Sunday, May 1, 2016


Years ago, I had come across some photos of the Maldives islands. I had never heard of this island group located in the Indian Ocean. Pristine beaches, turquoise seas, sun, palm trees, exquisite resorts. Who wouldn’t be interested in that? For years this small, almost unknown country has been on my bucket list. It would be really expensive to visit though; the flight alone would be over $9000 for the four of us. Even at that, perhaps there’s still a way I can figure out how to “work from home” from the Maldives. For a while at least. 

The name Maldives may derive from a number of sources, almost all of them from various Indian languages with the exception of perhaps Arabic and Persian. Many of these meanings are centered around “garland islands” but some older texts refer to it as the “hundred thousand islands.” However, the English word is derived from the Dutch. 

The Maldives Islands are a group of 1190 islands and atolls in the Indian Ocean. The northernmost islands are a little less than 300 miles southwest of the Indian subcontinent. They’re also about 466 miles southwest of Sri Lanka and separated from both India and Sri Lanka by the Laccadive Sea. A little over 1900 miles to the west is Somalia on the Horn of Africa. The southernmost islands are about 750 miles north of the US-owned Diego Garcia Military Base on an atoll that is part of the British Indian Ocean Territory (if you read the Google reviews on this base, it’s full of conspiracy stories about the missing Malaysia Airlines plane being here). Because the Maldives are in a tropical climate, they basically have two seasons: dry season and rainy season.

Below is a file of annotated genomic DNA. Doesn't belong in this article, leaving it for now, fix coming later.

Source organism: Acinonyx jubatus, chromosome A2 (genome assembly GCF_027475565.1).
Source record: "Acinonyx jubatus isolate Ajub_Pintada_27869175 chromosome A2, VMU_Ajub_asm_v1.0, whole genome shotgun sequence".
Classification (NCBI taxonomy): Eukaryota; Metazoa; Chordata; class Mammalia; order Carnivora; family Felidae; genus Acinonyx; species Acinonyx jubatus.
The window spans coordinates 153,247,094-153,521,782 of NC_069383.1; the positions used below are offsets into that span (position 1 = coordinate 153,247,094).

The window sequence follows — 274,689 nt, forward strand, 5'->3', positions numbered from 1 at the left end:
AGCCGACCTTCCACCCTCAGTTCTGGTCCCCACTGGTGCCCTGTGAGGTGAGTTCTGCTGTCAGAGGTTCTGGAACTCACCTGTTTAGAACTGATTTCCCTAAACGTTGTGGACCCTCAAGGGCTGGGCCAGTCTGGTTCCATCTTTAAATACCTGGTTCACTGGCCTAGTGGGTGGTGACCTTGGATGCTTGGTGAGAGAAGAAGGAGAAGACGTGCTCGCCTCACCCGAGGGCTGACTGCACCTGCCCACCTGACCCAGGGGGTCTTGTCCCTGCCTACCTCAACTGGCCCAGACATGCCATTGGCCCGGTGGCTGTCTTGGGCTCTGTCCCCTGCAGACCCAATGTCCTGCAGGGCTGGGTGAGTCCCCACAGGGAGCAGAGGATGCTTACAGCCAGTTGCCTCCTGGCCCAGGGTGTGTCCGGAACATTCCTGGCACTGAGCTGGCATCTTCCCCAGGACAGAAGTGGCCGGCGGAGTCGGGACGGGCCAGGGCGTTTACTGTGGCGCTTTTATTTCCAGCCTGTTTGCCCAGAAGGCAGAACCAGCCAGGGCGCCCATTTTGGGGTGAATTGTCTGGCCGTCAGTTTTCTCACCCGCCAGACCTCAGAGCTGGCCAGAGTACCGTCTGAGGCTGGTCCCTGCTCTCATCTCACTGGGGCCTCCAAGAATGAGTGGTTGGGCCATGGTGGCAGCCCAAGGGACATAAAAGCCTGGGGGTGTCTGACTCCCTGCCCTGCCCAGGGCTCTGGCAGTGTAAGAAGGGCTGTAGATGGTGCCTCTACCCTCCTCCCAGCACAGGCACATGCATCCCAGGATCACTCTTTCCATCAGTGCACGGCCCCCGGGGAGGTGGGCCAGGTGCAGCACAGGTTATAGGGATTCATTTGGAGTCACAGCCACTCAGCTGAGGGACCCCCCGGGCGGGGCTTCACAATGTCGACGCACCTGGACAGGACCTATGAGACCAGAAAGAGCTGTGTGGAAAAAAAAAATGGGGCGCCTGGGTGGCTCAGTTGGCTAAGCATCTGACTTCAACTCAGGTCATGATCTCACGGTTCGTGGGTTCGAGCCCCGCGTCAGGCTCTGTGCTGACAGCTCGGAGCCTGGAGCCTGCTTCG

The earliest peoples mostly came from the Indian subcontinent and Sri Lanka with a few coming from other areas of Southeast Asia. The Sinhalese arrival signified a change in the culture of the Maldives, and the Dhivehi language was developed during this time as well. The islands went through several religious periods in their history: the earliest peoples practiced a form of Hinduism. Then the first kings promoted Buddhism. By the 12th century, the islands converted to Islam, often attributed as part of the work of a Moroccan traveler by the name of Ibn Batutta. Who exactly he was is up for historical dispute, but his work stuck with the people here. The islands became a stopping point for trade between Africa, the Middle East, Europe and Southeast Asia. By the late 1880s, the British and the Maldives signed a contract agreeing to allow the Maldives become a British protectorate. This contract allowed the British to provide military protection while maintaining local non-interference in exchange for an annual tribute payment. In a disagreement with the government, the three southernmost atolls broke off and started its own country, United Suvadive Republic. However, it rejoined the rest of the country four years later. Two years after this, the island nation gained its full independence from Britain, and later became a republic with a king rather than a sultan. During the 1970s, tourism began to become an economic focus. Several coup attempts during the 1980s finally led to the intervention of the Indian Army. The country was devastated after the 2004 tsunami that resulted from the earthquake. An estimated 108 people died and 57 islands had severe damage to its infrastructure. A series of changes in government and its economic policies occurred during the latter part of the 2000s and is still continuing today.